Mott The Hoople // Tax The Heat // Live Review // Shepherds Bush Empire // London
Mott The Hoople // Tax The Heat // Live Review // Shepherds Bush Empire // London
5.0Overall Score
Reader Rating: (3 Votes)

Their recent short-notice 45-year gap American tour was a roaring success. Naturally, expectations this side of the pond were sky high and rightly so as these guys are full-on rock royalty.

The London Shepherds Bush Empire was packed. Members of the Clash, Primal Scream, Urban Voodoo Machine, as well as certain well known music journalists (including one who was the original Mott The Hoople Fan Club president) could clearly be spotted hanging out in the shadows of the VIP sections eager to check out the London return to action of their glam rock idols.

Tax The Heat opened the night’s proceedings in fine rock style with one of the best and lively support sets I’ve witnessed in quite sometime. They performed an immaculate 45 min hard-hitting set which had this old school crowd joining in at every opportunity. Without a doubt, this is a young band who have what it takes to succeed, and it was easy to see why a certain Mr Hunter chose them personally to open all the UK dates listed in this tour.

What else can I say about Mott The Hoople that hasn’t been said previously? I saw them almost ten years ago at the Hammersmith Odeon during their five-night residence (“do you remember the 03.10.09 Saturday Gig?, I do“) and it was one of the most emotional concert-going experiences ever. The band’s evergreen anthem ‘All The Young Dudes’, complete with the iconic silver finish swallow bass, reduced grown men who were overdosing on that potent mix of nostalgia and alcohol to absolute tears. That, and the indisputable fact that it is one of the greatest songs of all time!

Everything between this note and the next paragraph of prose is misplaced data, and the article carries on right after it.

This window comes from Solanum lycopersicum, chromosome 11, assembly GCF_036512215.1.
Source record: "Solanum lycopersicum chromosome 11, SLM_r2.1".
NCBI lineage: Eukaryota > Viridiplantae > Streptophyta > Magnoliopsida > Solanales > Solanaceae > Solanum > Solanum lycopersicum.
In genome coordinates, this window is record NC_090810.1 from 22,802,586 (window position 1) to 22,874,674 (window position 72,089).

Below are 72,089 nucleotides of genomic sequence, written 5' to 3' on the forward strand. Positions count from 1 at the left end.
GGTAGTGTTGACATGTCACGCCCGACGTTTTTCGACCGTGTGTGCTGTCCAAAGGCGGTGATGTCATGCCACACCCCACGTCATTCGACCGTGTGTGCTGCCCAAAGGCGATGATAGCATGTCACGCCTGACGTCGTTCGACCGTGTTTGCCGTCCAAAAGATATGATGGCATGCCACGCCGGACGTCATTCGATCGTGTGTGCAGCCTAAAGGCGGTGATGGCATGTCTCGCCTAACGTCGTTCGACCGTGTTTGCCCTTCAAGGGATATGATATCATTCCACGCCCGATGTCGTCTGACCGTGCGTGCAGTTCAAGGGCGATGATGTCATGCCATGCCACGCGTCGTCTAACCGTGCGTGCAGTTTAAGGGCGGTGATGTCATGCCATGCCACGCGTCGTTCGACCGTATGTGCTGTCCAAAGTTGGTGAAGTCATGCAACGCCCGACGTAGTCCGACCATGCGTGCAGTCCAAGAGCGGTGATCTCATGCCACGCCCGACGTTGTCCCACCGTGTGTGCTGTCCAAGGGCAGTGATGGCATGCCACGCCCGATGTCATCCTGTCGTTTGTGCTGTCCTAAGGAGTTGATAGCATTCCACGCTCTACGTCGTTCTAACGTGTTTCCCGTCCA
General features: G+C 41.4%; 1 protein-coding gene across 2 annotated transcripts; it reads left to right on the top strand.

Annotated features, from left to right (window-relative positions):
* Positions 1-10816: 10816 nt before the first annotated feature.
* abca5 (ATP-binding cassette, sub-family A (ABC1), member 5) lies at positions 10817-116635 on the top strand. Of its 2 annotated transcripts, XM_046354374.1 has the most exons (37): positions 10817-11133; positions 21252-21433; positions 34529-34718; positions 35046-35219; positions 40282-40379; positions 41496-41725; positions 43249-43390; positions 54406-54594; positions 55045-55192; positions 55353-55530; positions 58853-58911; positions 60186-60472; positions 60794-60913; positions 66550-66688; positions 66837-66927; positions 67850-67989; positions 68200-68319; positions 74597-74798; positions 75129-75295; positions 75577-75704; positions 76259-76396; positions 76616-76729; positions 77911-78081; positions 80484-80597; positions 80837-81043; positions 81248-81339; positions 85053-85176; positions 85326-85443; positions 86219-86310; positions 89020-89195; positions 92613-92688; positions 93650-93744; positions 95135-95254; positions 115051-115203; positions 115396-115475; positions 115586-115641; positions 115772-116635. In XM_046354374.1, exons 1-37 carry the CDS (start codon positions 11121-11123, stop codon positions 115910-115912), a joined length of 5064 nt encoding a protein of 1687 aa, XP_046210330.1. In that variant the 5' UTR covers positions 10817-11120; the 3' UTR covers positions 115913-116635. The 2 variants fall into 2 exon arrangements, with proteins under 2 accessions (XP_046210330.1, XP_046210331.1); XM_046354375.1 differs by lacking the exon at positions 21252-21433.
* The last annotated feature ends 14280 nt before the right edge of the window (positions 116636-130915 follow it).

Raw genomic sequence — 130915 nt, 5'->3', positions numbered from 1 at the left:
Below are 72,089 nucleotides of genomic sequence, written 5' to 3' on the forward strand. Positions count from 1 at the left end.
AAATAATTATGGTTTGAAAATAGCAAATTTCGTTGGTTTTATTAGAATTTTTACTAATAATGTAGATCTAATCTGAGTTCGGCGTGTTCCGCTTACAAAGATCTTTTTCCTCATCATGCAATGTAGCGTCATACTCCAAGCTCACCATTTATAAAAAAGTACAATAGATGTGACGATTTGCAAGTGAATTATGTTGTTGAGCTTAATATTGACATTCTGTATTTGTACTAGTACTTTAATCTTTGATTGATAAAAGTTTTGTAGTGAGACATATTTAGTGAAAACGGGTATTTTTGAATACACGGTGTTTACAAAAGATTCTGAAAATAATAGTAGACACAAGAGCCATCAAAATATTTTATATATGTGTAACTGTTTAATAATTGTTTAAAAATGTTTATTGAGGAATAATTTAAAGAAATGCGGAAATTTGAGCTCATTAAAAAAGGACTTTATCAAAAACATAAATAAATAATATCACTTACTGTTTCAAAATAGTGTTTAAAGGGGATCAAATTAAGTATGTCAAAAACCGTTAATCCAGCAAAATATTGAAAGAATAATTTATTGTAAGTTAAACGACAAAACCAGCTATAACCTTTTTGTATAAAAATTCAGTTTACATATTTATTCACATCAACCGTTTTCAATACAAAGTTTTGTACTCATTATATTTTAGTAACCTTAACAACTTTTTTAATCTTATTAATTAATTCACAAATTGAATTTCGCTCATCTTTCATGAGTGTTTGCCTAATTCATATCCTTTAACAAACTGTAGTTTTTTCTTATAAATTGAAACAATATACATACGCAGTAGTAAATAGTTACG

Since then sadly we’ve lost both Pete “Overend” Watts and Dale “Buffin” Griffin, with Mick Ralphs now out of action due to ill health, and Verden Allen having returned to retirement. However, what a buzz it was to see Morgan Fisher and Luther “Ariel Bender” Grosvenor back in the fold for this run of shows, with the rest of the group completed by various Rant Band members and acquaintances which included (akin to the McCartney hit “Wonderful Christmastime”) Steve Holley on drums.

Mott The Hoople strolled on stage to the voice of Gustav Holst, and to a heroes welcome from all attending, before bizarrely opening the set with Don McLeans “American Pie” segueing into the “Golden Age of Rock n’ Roll“.

Do you know what? It actually worked! As for Ariel’s questionable glam leprechaun stage wear, that’s a subject for another time…

From there on it was crowd-pleasing wall-to-wall essentials from 1974 mixed with a plethora of the band’s album classics and hit 45s. Joe Elliot from Def Leppard managed to get his face in (once again) for a few lines during ‘Roll Away The Stone’ then disappeared only to, unfortunately, return later in the show. Along the way, frizzy-permed-clog-aficionado Brian May of Queen joined the band for the encores comprising of ‘All The Way From Memphis’ and ‘All The Young Dudes’ which also saw Joe Elliot back on stage again accompanied by original Mott frontman, then later road manager, Stan Tippens.

One thing you’re always sure of at a Mott gig is a real good time – and tonight was no exception! The band was seriously tight with Ian Hunter always commanding from centre-stage; having a laugh with his old pals Ariel and Morgan who were both making up for all those lost years by grabbing their every moment in the spotlight, playing brilliantly and providing some very funny onstage skits and patter that had the audience giggling.

I’ve no idea if this tour is the end of the road for Mott, but if it is then they’ll be going out on a real high!


Review by Joseph Donnelly:

Photography : Steven Donnelly / SJD Photography 

Review courtesy of Darren @


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